We have been in Morocco, briefly, last year. I know
nothing about customs as we were with a University
group. Passports were kept by the purser, customs
checked our passports before we were cleared to leave,
and we got off the ship and then back on the ship
several days later with no hassle at any point. As we
took a University sponsored field trip, the group
leader kept the passports with him at all times.
As for dress, we were cautioned to dress modestly, arms and legs covered. The students wore pants and the adults did so as well, but I wore a longish skirt. We were also cautioned about eating there as well as in various other countries. No dairy, nothing unpeeled, nothing that was cooked that was supposed to be hot and was not hot, and only bottled water.
Perhaps this was too cautionary, but for 100 days of traveling, we followed all the suggestions of our onboard physician and managed to not be sick at any time. Others who varied from the suggestions did not always fare as well, unfortunately. We ate at the assigned plces and not at stalls along the streets. I am sure your study group will have such suggestions as well.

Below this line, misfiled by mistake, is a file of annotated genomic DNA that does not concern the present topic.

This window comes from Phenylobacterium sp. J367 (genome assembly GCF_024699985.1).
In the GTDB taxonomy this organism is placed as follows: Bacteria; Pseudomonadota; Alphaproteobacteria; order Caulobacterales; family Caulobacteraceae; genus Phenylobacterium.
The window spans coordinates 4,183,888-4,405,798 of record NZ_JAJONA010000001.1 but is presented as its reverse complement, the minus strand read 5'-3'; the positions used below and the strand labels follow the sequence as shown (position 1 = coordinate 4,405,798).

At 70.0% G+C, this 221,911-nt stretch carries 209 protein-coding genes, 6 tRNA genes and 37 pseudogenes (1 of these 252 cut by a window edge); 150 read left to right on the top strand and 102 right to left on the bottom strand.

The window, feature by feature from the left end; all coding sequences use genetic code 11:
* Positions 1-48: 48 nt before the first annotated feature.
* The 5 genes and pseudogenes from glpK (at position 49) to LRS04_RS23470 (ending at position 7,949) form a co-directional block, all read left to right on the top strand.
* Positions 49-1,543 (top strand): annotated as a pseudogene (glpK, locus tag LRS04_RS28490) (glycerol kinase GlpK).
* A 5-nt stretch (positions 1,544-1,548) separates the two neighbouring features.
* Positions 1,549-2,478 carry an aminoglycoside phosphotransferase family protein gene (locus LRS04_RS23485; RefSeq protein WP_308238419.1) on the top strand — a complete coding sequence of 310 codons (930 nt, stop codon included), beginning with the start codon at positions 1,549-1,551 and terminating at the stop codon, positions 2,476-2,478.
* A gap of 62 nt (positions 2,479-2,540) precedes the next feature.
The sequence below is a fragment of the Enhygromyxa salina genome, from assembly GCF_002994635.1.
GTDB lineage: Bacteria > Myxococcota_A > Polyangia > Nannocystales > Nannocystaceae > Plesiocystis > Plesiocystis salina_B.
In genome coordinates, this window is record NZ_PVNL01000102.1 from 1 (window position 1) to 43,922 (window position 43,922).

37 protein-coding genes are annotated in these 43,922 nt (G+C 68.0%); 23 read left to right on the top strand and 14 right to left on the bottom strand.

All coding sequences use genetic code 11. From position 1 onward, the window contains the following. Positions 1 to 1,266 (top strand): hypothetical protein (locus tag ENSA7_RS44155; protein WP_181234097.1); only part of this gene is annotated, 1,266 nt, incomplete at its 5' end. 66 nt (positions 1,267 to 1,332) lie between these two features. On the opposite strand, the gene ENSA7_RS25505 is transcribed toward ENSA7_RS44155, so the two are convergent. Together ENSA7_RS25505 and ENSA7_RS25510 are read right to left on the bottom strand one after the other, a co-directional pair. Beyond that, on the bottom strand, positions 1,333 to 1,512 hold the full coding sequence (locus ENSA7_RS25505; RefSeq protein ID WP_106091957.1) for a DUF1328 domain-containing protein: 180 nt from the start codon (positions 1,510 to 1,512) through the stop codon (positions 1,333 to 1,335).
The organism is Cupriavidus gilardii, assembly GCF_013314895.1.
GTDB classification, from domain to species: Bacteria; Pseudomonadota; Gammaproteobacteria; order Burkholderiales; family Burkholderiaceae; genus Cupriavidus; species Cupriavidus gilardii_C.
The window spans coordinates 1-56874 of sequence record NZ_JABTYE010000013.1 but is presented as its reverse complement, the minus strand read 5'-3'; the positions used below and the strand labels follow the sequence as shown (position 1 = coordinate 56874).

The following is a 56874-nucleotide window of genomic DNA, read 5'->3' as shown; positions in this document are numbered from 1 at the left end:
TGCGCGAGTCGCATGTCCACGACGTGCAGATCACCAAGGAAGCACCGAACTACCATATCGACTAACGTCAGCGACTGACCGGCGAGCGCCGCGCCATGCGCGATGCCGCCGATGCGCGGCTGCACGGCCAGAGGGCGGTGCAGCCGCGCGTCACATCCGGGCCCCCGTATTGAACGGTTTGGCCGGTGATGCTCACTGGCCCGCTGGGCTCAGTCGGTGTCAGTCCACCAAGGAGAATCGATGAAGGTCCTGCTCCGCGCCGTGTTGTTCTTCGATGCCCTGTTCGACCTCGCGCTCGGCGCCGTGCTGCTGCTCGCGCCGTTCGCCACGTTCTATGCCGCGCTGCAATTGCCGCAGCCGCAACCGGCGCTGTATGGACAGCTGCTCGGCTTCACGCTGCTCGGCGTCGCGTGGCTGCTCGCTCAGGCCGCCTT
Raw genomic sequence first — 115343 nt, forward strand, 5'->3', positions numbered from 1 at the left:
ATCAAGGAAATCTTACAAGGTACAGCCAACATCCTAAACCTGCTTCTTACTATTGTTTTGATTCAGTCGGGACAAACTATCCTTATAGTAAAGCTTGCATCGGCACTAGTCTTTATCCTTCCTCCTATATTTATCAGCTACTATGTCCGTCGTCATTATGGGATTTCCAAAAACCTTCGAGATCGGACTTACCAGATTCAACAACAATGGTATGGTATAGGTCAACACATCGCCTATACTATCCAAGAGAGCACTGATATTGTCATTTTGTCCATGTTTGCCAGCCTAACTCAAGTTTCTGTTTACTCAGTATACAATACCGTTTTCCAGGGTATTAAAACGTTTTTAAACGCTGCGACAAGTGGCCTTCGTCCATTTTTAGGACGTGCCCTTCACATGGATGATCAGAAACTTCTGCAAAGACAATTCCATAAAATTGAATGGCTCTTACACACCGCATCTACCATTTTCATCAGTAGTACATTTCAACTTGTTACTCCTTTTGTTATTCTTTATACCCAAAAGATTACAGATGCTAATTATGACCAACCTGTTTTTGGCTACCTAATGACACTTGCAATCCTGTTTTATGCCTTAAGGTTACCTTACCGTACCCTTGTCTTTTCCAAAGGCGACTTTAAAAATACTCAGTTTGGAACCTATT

Dry hand wash was very popular. We found two working cyber cafes and none of the hotels had public telephones. In Casablanca our taxi driver stayed with us and helped us through the unusual keyboard difficulties. Beware of hazards like removed manholes or other potential disasters when walking after dark.
One other thing is that people do not like to be photographed, so be sure to ask before you take pictures. Some will oblige and you may need to pay for the picture taking. We used dollar bills for this purpose.
All this aside, we found Morocco picturesque, the medinas fascinating, the people interesting, and would like to return again some time.
Some of the large group traveled independently and had grand times riding the trains to different cities, camping in the desert, and/or riding camels to the edge of the Sahara, staying within the boundaries of Morocco.